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Jeff Pearlman
June 28, 1999
Back in the Picture By spending more, the Pirates have amassed the talent to be a spunky wild-card contender
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June 28, 1999


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The Standing
In this season of big-ticket pitchers some journeyman hurlers have become mainstays in their team's starting rotation. Here's our ranking of 1999's most delightful pitching surprises, with their records through Sunday:



1. Paul Byrd, Phillies
Outdoing Schilling in wins and ERA should keep him out of minors for first time in nine pro seasons

10-3, 3.24

2. Kent Bottenf ield, Cardinals
True stopper: Nine of 10 wins came after losses by Cards, his 10th pro team since April 1992

10-3, 3.94

3. Brian Bohanon, Rockies
Southpaw. 30. has already passed career-high victory total of seven, attained last year

9-3, 5.77

4. Omar Olivares, Angels
Barely made rotation in spring training but leads Anaheim in wins and ranks seventh in league in ERA

6-5, 3.45

5. Omar Daal, Diamondbacks
Last year's 2.88 ERA no fluke; at $2.6 million, he s cheap compared with most others in Arizona rotation

7-4, 3.29

6. Todd Ritchie, Pirates
Hadn't started on any level since 1996; Five wins shy of tying career best II, set in Class A in '92

6-5, 4.35

7. MikeOquist, A's
After horrid 6.22 ERA last year, went to spring training as nonroster invitee; now Oakland's top winner

6-5, 5.21

8. Jeff Suppan, Royals
Just 24, he has been with three organizations; entered this season with career ERA of 5.90

3-4, 3.38

9. Steve Parris, Reds
Paid dues, having been claimed on waivers twice, released twice, injured two times in six-year span

4-1, 4.72

10. Frankie Rodriguez, Mariners
Sprung from Twins in May. former phenom celebrated with two fine starts for pitching-starved Seattle

2-1, 5.40

Back in the Picture
By spending more, the Pirates have amassed the talent to be a spunky wild-card contender

Leftfielder Al Martin cringes when he hears fans comparing this year's Pirates to the low-on-cash, low-on-talent bunch that made a surprising run in 1997 before finishing five games behind the Astros in the National League Central. "I hear how this year's team is just like that one," says Martin, who has been with Pittsburgh since '92, "and I always think: I sure hope not."

The 1997 Pirates were spunky, but they finished 79-83. "You know the difference between men and now?" says Martin. "That team was loads of fun, but we stunk. Now we're pretty good."

Indeed, while Pittsburgh still may be no match for Houston—after losing three straight to the Padres last weekend, the Pirates (34-33) trailed the Astros by seven games—it appears to have the ability to hang with the crowd (Cubs, Giants, Mets, Phils, Reds and Rockies) in the run for the National League wild card.

One bright sign for the long haul is that Pittsburgh, which hiked its payroll from $13.7 million in 1998 to $22.2 million this year (27th in the majors), plans to raise it to $35 million next season and to $45 million in 2001, when the team moves into a new stadium. This off-season the front office showed it was serious by signing first baseman Kevin Young to a four-year, $24 million contract extension.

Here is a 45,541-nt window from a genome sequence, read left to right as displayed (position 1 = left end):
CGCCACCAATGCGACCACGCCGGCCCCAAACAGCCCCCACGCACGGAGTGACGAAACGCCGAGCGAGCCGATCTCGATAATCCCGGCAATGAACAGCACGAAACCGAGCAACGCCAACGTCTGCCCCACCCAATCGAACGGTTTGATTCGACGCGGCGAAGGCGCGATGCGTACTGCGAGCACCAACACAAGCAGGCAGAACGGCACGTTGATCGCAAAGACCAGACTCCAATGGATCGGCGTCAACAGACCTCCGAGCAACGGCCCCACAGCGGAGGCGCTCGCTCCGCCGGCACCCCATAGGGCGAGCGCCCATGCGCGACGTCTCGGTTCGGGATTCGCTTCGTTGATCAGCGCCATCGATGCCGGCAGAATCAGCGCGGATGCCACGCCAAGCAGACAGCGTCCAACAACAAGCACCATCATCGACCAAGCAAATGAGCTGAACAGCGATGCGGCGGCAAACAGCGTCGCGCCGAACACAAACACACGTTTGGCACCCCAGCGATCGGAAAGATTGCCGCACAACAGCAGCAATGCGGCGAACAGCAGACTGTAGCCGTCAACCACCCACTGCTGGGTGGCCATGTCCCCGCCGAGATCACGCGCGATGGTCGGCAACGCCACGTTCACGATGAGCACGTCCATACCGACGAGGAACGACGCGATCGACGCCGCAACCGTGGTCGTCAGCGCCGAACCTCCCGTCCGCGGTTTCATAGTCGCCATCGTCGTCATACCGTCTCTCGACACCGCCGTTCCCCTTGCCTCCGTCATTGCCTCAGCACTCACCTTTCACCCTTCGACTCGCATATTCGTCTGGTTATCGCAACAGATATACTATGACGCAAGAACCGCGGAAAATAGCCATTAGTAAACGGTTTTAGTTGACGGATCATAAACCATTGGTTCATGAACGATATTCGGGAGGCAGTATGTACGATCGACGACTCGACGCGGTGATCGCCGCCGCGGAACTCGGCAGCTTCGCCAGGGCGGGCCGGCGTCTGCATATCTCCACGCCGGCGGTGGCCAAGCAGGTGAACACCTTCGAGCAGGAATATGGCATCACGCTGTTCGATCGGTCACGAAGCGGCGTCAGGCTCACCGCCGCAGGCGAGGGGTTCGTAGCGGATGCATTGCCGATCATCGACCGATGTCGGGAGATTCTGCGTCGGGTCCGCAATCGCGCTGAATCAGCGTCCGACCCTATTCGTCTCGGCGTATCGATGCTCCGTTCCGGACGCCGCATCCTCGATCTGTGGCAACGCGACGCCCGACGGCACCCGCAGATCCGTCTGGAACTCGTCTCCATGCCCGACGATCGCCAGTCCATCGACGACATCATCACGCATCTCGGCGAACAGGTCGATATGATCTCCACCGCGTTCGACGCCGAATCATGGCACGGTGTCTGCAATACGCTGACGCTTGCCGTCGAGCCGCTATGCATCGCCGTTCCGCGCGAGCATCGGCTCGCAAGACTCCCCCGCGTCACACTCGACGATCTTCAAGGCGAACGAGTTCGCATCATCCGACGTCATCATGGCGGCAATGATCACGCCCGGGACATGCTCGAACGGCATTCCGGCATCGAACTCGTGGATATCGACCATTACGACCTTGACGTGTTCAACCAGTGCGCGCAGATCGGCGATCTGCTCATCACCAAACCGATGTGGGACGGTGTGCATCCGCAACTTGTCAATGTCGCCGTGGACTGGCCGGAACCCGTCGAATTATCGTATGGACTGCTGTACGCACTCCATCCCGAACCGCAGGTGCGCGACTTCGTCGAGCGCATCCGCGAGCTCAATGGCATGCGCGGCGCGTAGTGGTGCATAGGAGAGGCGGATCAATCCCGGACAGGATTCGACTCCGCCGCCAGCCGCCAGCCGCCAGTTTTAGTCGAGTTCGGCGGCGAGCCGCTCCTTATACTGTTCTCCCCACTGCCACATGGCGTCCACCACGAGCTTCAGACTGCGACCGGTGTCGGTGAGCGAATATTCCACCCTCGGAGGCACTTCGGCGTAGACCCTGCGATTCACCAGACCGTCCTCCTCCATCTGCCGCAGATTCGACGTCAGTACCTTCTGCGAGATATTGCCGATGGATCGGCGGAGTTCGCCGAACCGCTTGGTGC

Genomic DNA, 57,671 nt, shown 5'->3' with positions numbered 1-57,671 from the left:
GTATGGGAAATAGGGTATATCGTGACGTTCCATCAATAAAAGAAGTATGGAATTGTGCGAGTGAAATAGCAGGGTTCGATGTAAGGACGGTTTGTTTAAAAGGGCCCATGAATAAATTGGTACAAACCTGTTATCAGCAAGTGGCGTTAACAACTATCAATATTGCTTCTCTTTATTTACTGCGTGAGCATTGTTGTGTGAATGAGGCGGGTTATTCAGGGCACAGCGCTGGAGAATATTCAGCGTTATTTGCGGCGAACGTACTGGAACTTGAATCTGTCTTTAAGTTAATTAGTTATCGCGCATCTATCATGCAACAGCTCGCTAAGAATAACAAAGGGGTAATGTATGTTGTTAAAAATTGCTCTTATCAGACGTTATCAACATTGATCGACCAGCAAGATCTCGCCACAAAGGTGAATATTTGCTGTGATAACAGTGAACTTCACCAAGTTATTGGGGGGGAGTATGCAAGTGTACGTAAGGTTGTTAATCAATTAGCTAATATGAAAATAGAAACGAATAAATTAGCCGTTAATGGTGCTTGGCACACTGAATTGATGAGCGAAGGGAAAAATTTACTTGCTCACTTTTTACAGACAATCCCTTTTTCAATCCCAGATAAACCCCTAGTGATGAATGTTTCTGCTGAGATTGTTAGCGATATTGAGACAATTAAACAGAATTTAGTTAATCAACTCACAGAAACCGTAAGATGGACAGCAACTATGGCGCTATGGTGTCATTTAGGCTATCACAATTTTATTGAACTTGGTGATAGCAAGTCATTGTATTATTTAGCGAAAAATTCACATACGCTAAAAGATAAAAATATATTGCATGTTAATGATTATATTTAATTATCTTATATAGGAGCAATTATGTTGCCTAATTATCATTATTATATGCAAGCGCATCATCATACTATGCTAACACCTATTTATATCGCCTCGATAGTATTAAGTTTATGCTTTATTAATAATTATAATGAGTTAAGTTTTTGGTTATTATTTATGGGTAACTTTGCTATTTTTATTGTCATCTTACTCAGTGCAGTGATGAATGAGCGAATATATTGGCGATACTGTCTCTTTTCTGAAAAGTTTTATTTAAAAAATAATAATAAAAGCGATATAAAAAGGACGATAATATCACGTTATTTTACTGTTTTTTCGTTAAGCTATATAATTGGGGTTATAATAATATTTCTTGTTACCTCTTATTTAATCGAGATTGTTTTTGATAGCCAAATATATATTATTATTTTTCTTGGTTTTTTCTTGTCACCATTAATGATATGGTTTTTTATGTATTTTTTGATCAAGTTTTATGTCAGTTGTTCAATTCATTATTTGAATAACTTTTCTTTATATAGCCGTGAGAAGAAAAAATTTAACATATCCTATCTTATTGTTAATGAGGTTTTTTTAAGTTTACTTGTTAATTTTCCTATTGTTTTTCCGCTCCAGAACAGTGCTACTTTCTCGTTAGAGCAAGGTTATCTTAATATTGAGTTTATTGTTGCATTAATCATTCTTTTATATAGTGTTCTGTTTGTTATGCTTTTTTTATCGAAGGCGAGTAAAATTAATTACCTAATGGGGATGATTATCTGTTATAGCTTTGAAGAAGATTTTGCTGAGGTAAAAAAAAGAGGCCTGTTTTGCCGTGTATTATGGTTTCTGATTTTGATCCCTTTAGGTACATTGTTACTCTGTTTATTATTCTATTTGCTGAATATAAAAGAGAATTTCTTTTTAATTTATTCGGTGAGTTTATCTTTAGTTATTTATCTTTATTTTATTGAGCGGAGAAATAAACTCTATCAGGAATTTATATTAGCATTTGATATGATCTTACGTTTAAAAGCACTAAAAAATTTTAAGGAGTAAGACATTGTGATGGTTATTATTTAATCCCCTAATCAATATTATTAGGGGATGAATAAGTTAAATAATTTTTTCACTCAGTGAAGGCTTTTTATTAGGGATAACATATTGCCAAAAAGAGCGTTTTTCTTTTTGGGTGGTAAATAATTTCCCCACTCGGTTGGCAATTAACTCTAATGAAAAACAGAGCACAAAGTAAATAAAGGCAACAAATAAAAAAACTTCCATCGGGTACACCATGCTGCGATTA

A bigger budget also means that Pittsburgh can afford to make a mistake or two and not collapse. Last December general manager Cam Bonifay signed free-agent starter Pete Schourek to a two-year, $4 million contract in hopes mat the lefthander would anchor the rotation. Through Sunday, Schourek was 2-5 and had been sent to the bullpen. Bonifay also dealt righty starter Jon Lieber to the Cubs for outfielder Brant Brown, who was to be the Pirates' everyday centerfielder; Lieber was 6-2, and Brown had played his way into a part-time role in right.

What Pittsburgh lacks in starting pitching, it has made up for with credible middle relief and emerging closer Mike Williams, who had 12 saves and a 2.48 ERA. On offense the Pirates are no powerhouse—outfielder Brian Giles led the team with 13 homers—but they were sixth in the league in hitting (.274) and tied for fourth in doubles (138).

Catcher Jason Kendall (.344, 19 stolen bases) has drawn most of the ink in Pittsburgh, but as Young goes, so go the Pirates. Seven years ago Young was Pittsburgh's top prospect, but after reaching the big leagues, he flopped. "Kevin had a little of the I'm-the-Pirates'-minor-league-phenom in him," says Martin. Young hit .236 in 1993 and over the next two years spent as much time in the bushes as he did in the bigs. Pittsburgh released him during spring training '96, and he was picked up by the Royals, then cut again after that season.

The following spring the Pirates gave Young another chance, and he hit .300 with a team-high 18 home runs and 74 RBIs in only 97 games to lead Pittsburgh's run. Last season, as the Bucs wobbled to a 69-93 record, he led them again with 27 homers and 108 RBIs. "I learned you can't take anything for granted in this game—especially your talent," says Young, who was hitting .323 through Sunday. "There are a lot of players here who have been through tough times and appreciate winning. It was like that in 1997, and it's like that again."

J. D. Drew Struggles
Grounded Redbird

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